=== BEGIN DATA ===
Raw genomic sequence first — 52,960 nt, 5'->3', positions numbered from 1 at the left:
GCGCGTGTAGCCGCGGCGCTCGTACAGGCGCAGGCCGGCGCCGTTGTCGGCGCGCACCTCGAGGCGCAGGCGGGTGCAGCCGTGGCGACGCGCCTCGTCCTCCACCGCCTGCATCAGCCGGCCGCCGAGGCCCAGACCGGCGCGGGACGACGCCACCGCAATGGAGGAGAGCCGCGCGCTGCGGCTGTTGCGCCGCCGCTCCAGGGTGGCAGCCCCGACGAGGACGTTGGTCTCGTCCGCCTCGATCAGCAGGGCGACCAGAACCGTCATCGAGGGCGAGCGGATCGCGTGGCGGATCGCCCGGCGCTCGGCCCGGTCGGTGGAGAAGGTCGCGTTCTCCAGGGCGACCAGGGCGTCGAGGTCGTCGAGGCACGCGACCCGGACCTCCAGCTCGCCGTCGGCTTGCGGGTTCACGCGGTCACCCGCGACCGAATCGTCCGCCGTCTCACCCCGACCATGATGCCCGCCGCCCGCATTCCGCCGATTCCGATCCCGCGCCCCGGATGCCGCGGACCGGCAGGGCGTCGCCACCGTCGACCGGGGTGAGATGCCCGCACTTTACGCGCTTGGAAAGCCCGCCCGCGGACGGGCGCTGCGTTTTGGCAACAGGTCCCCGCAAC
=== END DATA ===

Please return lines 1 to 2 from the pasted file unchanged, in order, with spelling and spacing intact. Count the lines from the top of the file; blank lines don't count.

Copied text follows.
Raw genomic sequence first — 52,960 nt, 5'->3', positions numbered from 1 at the left:
GCGCGTGTAGCCGCGGCGCTCGTACAGGCGCAGGCCGGCGCCGTTGTCGGCGCGCACCTCGAGGCGCAGGCGGGTGCAGCCGTGGCGACGCGCCTCGTCCTCCACCGCCTGCATCAGCCGGCCGCCGAGGCCCAGACCGGCGCGGGACGACGCCACCGCAATGGAGGAGAGCCGCGCGCTGCGGCTGTTGCGCCGCCGCTCCAGGGTGGCAGCCCCGACGAGGACGTTGGTCTCGTCCGCCTCGATCAGCAGGGCGACCAGAACCGTCATCGAGGGCGAGCGGATCGCGTGGCGGATCGCCCGGCGCTCGGCCCGGTCGGTGGAGAAGGTCGCGTTCTCCAGGGCGACCAGGGCGTCGAGGTCGTCGAGGCACGCGACCCGGACCTCCAGCTCGCCGTCGGCTTGCGGGTTCACGCGGTCACCCGCGACCGAATCGTCCGCCGTCTCACCCCGACCATGATGCCCGCCGCCCGCATTCCGCCGATTCCGATCCCGCGCCCCGGATGCCGCGGACCGGCAGGGCGTCGCCACCGTCGACCGGGGTGAGATGCCCGCACTTTACGCGCTTGGAAAGCCCGCCCGCGGACGGGCGCTGCGTTTTGGCAACAGGTCCCCGCAAC